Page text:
Many major American cities have launched bike sharing services in recent years, such as the well-known Citi Bikes of New York City, Divvy of Chicago, and Capital Bikeshare in the nation’s capital. Seattle managed to jump in front of their Cascadia Cup rivals Portland, Oregon and Vancouver, Canada by starting the Pronto bike sharing system in 2014 spanning downtown, South Lake Union, Capitol Hill, Pioneer Square, and the University of Washington.
Water transects and surrounds Seattle. This is a city with bridges, and a city with ample maritime traffic, be it trawlers, barges, sailboats, yachts, kayaks, or even stand-up paddleboards. (Pro tip SUPers: don’t tackle the Montlake Cut during yachting hours, it goes poorly.) Tall freeway bridges arc over the Lake Washington Ship Canal, the Duwamish waterway, towering over tiny boats below, but many smaller bridges must open to accommodate marine traffic.
Last month Seattle Director of Transportation Scott Kubly announced plans to seek Coast Guard permission for limiting pleasure craft bridge openings. The Seattle Times story is here. The relevant SDOT page is here. Many commuters are probably familiar with the somewhat predictable 6pm opening of ship canal bridges: while federal law stipulates priority for maritime over vehicular traffic, openings are not allowed during commute times of 7-9am and 4-6pm. However, the evening commute is clearly still in force at 6pm, and so these openings predictably snarl traffic. Should a single, recreational sailboat be allowed to significantly disrupt the commute? I mean, it sounds kind of silly, hence the push to further restrict pleasure craft openings.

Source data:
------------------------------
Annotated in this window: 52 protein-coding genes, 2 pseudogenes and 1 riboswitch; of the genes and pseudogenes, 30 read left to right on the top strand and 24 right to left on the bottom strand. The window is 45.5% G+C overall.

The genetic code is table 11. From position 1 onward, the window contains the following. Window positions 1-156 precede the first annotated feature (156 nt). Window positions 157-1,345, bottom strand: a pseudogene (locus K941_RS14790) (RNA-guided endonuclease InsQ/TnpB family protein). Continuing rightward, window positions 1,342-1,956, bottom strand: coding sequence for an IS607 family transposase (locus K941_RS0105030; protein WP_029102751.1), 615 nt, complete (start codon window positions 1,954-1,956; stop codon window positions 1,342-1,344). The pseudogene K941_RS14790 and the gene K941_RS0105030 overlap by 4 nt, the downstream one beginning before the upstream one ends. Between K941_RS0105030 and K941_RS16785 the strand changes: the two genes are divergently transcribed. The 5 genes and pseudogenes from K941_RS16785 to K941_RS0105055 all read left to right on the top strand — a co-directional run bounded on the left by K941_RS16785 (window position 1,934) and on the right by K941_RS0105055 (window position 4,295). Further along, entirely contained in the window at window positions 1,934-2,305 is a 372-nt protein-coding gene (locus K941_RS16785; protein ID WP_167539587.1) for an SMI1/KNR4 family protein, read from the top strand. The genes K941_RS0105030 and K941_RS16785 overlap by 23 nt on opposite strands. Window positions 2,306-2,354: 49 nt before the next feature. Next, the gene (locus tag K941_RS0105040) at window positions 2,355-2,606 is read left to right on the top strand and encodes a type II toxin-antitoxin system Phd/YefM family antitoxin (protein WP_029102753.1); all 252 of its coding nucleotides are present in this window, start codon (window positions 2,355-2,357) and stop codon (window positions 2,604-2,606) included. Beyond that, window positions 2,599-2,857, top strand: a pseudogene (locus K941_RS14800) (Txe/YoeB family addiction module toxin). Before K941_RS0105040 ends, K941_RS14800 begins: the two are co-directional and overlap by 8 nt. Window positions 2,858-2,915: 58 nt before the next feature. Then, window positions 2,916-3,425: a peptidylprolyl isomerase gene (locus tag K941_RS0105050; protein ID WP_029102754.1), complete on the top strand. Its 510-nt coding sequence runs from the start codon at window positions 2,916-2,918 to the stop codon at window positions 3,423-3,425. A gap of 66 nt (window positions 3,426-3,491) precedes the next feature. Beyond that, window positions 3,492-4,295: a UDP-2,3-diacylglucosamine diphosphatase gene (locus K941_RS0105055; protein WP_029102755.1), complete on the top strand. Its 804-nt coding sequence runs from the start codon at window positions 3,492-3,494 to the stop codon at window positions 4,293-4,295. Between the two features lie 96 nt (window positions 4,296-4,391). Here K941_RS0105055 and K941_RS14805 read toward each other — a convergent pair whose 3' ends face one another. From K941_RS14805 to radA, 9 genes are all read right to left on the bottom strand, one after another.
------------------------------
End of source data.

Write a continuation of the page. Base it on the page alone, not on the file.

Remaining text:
Remember Stephen Colbert’s thrilling 434-part series? This is just like that, only with Seattle area bicycle counters. Once upon a time I wrote about the Fremont Bridge bike counter at the Seattle Bike Blog. Now SDOT publishes data from nine bike counters, and the plan is to run through them one at a time, breaking down the trends and complaining about the poor quality of Seattle Open Data. Catch the previous installment here.
So. South Seattle. Sure, everybody knows that there’s a daily pelaton, no, a downright army of white guys in spandex bicycling across the Fremont Bridge and racing each other up Dexter Avenue. You’ve seen them, every day of the year, with their flashy lights, clippy shoes, and boutique waterproof messenger bags, pedaling from north end neighborhoods to downtown jobs. But what about parts of the city that are perhaps not as traditionally white and prosperous? Does Seattle’s bicycle culture extend there as well?
I somewhat recently learned how to download Twitter information into the statistical software R. To explore the data and possibilities I figured I should choose an interesting public figure and download their tweets. Who better than former Seattle mayor Mike McGinn?
First off, in the interest of full disclosure I am a big fan of Mike McGinn. He didn’t like the eventually troubled tunnel project. He promoted safety and non-SOV transportation mode choices. Go listen to his podcasts they are excellent. (Also, what’s up with MyNorthwest hosting the McGinn podcast? If Dori Monson and Mike McGinn are in the same building doesn’t that cause like a matter antimatter explosion or something?) I always liked when he went rogue and did something because it sounded like the right thing to do — like attempting to block a West Seattle Whole Foods out of concern for living wage jobs — rather than typical political maneuvering like sounding nice and playing nice and doing nothing.